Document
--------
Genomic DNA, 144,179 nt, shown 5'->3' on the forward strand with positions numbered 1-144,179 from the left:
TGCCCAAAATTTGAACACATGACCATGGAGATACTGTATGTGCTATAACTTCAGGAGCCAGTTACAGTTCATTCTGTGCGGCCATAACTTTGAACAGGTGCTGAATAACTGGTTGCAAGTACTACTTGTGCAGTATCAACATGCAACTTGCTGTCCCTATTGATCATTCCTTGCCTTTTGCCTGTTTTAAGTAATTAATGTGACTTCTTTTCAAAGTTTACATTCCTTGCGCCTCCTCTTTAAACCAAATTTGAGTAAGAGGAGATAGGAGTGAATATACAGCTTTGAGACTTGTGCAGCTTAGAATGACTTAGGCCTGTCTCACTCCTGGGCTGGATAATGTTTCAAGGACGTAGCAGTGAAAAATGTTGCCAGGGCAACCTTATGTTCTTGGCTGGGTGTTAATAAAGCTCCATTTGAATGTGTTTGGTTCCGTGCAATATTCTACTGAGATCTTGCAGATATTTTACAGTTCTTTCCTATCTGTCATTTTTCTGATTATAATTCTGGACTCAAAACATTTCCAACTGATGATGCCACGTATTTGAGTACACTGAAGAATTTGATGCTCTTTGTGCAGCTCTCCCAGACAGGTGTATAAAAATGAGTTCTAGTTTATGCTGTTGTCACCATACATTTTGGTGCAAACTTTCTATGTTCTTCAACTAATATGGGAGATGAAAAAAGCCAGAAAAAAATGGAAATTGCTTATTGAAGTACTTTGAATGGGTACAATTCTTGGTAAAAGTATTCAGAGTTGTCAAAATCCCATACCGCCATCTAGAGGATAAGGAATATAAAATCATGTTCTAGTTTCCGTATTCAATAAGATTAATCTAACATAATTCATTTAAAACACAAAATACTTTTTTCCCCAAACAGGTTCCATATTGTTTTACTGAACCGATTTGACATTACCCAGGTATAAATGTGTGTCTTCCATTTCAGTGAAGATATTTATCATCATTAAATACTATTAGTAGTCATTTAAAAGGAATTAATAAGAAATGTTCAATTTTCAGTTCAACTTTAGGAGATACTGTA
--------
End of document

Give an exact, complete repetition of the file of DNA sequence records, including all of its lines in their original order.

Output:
Genomic DNA, 144,179 nt, shown 5'->3' on the forward strand with positions numbered 1-144,179 from the left:
TGCCCAAAATTTGAACACATGACCATGGAGATACTGTATGTGCTATAACTTCAGGAGCCAGTTACAGTTCATTCTGTGCGGCCATAACTTTGAACAGGTGCTGAATAACTGGTTGCAAGTACTACTTGTGCAGTATCAACATGCAACTTGCTGTCCCTATTGATCATTCCTTGCCTTTTGCCTGTTTTAAGTAATTAATGTGACTTCTTTTCAAAGTTTACATTCCTTGCGCCTCCTCTTTAAACCAAATTTGAGTAAGAGGAGATAGGAGTGAATATACAGCTTTGAGACTTGTGCAGCTTAGAATGACTTAGGCCTGTCTCACTCCTGGGCTGGATAATGTTTCAAGGACGTAGCAGTGAAAAATGTTGCCAGGGCAACCTTATGTTCTTGGCTGGGTGTTAATAAAGCTCCATTTGAATGTGTTTGGTTCCGTGCAATATTCTACTGAGATCTTGCAGATATTTTACAGTTCTTTCCTATCTGTCATTTTTCTGATTATAATTCTGGACTCAAAACATTTCCAACTGATGATGCCACGTATTTGAGTACACTGAAGAATTTGATGCTCTTTGTGCAGCTCTCCCAGACAGGTGTATAAAAATGAGTTCTAGTTTATGCTGTTGTCACCATACATTTTGGTGCAAACTTTCTATGTTCTTCAACTAATATGGGAGATGAAAAAAGCCAGAAAAAAATGGAAATTGCTTATTGAAGTACTTTGAATGGGTACAATTCTTGGTAAAAGTATTCAGAGTTGTCAAAATCCCATACCGCCATCTAGAGGATAAGGAATATAAAATCATGTTCTAGTTTCCGTATTCAATAAGATTAATCTAACATAATTCATTTAAAACACAAAATACTTTTTTCCCCAAACAGGTTCCATATTGTTTTACTGAACCGATTTGACATTACCCAGGTATAAATGTGTGTCTTCCATTTCAGTGAAGATATTTATCATCATTAAATACTATTAGTAGTCATTTAAAAGGAATTAATAAGAAATGTTCAATTTTCAGTTCAACTTTAGGAGATACTGTA